Note that there can of course be sub-obstacles blocking the path for the different parts of the great hall puzzle. For example the player might need get to a golden hook from a pirate frog in the treasure chamber and this puzzle have far less restrictions. That does not take away the problem with the puzzle in the hub though.

Hopefully this has given some insight into how we (or at least I) go about creating levels and the problems with obstacles encountered.

What are your thoughts on these problems? Know any more problems that might arise or perhaps any more solutions?


2 comments:

  1. I personally like the Hub structure more: it makes the game more mental. It also forces game immersion since you can put notes that describes the game's universe while kind-of-hiding the solution to the problem (like in Black Plague when you read the note that talks about Wilbur Fisk and it tells you that he is afraid of light so then you know to turn the lights on to walk down the hallway).

    But interchanging them can be fun, like in Penumbra, as long as Hub is the dominant one.

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  2. I remember two approaches that impressed me some time ago: "Shadow Man" and "Prince of Persia: Warrior Within".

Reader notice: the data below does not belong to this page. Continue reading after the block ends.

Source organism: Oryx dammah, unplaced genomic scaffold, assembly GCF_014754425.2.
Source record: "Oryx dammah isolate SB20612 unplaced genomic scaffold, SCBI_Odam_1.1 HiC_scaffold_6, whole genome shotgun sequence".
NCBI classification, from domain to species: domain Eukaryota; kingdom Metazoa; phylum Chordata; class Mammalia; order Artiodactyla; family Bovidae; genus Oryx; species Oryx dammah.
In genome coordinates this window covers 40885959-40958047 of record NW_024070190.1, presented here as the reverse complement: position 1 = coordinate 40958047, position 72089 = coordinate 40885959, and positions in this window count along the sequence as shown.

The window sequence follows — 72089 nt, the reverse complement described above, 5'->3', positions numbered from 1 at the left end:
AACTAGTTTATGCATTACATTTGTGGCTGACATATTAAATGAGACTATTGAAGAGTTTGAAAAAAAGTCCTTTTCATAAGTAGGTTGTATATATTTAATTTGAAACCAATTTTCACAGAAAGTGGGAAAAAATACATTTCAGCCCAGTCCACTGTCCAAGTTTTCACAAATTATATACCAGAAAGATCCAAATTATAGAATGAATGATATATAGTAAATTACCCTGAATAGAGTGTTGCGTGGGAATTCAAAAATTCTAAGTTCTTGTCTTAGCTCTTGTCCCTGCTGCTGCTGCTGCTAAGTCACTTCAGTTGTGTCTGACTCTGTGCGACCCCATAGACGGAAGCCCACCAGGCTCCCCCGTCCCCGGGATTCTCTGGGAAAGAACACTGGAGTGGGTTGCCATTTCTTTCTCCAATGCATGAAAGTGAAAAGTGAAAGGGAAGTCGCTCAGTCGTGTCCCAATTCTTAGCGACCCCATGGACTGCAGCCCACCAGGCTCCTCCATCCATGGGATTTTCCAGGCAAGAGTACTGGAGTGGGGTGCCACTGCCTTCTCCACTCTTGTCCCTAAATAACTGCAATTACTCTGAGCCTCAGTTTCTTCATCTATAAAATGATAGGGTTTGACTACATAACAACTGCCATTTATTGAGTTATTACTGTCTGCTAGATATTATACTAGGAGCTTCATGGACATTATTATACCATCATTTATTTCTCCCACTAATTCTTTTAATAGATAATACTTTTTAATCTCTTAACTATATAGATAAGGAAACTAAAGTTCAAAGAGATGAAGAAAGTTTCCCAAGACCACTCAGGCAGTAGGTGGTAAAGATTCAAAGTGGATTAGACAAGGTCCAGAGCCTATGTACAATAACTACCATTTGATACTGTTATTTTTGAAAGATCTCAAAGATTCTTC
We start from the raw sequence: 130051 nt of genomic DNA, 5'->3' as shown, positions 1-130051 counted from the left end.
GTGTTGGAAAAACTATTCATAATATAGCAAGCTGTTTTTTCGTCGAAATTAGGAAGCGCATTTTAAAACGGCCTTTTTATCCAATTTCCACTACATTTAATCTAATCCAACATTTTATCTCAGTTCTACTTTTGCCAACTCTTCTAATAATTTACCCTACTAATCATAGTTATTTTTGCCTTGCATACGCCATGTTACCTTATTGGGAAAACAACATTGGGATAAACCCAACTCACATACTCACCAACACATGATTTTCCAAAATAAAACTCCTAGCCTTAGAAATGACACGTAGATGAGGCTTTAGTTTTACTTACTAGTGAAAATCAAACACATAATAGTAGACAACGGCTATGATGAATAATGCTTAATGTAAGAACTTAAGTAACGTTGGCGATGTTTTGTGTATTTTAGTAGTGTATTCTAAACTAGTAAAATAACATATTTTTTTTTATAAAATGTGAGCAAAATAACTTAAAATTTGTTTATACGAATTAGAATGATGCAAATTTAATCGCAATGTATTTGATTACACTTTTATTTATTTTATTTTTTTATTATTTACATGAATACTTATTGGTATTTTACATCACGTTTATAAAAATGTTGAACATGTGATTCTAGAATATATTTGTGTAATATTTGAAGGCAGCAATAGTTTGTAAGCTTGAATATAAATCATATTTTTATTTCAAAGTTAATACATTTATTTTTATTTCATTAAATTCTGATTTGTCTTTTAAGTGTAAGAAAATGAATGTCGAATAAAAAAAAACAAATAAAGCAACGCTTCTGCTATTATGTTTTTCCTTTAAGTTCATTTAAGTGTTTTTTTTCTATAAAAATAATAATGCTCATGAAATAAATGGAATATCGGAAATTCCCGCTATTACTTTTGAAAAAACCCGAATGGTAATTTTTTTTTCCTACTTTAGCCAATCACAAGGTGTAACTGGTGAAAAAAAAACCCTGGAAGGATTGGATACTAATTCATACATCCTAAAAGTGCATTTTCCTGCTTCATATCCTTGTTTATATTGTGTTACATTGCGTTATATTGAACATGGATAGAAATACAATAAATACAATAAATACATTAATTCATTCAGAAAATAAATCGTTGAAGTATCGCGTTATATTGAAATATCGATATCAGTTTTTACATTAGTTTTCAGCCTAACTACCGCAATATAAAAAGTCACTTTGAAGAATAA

"Shadow Man" used something I would call a stretched hub. The main task was to collect so-called Dark Souls, and the "hub" was a kind of a weird corridor where you had several doors in sequence that opened as soon you had collected enough souls. You could decide to get all of them and open every single door if you liked to explore everything; but you could also go for the boss earlier. And during the game you received special feats that enabled you to reach new rooms so there was also a motivation to revisit old levels.
    In the given pirate example this stretched hub would be the same as a central obstacle that can be removed by visiting all halls to a certain degree (finding 66,7% of the cursed doubloons...)

    "Prince of Persia: Warrior Within" was remarkable in the way of the level structure. Most of it was linear but the player passes all rooms in two different time settings which obfuscated this in a nice way, and it let to different puzzles because floors that were intact in the past were collapsed in the future etc. And as you described these large linear passages were used to script a lot of events.
    But additional to this there were also a smaller hub obstacle and again an obstacle that only needed to be fulfilled partially before confronting the boss (solving it completely led to an alternative end).

    Long story short: when using the hub as level design then I would use an central obstacle that the player must only partially solve since it seems suitable for both the main story player and the explorer player.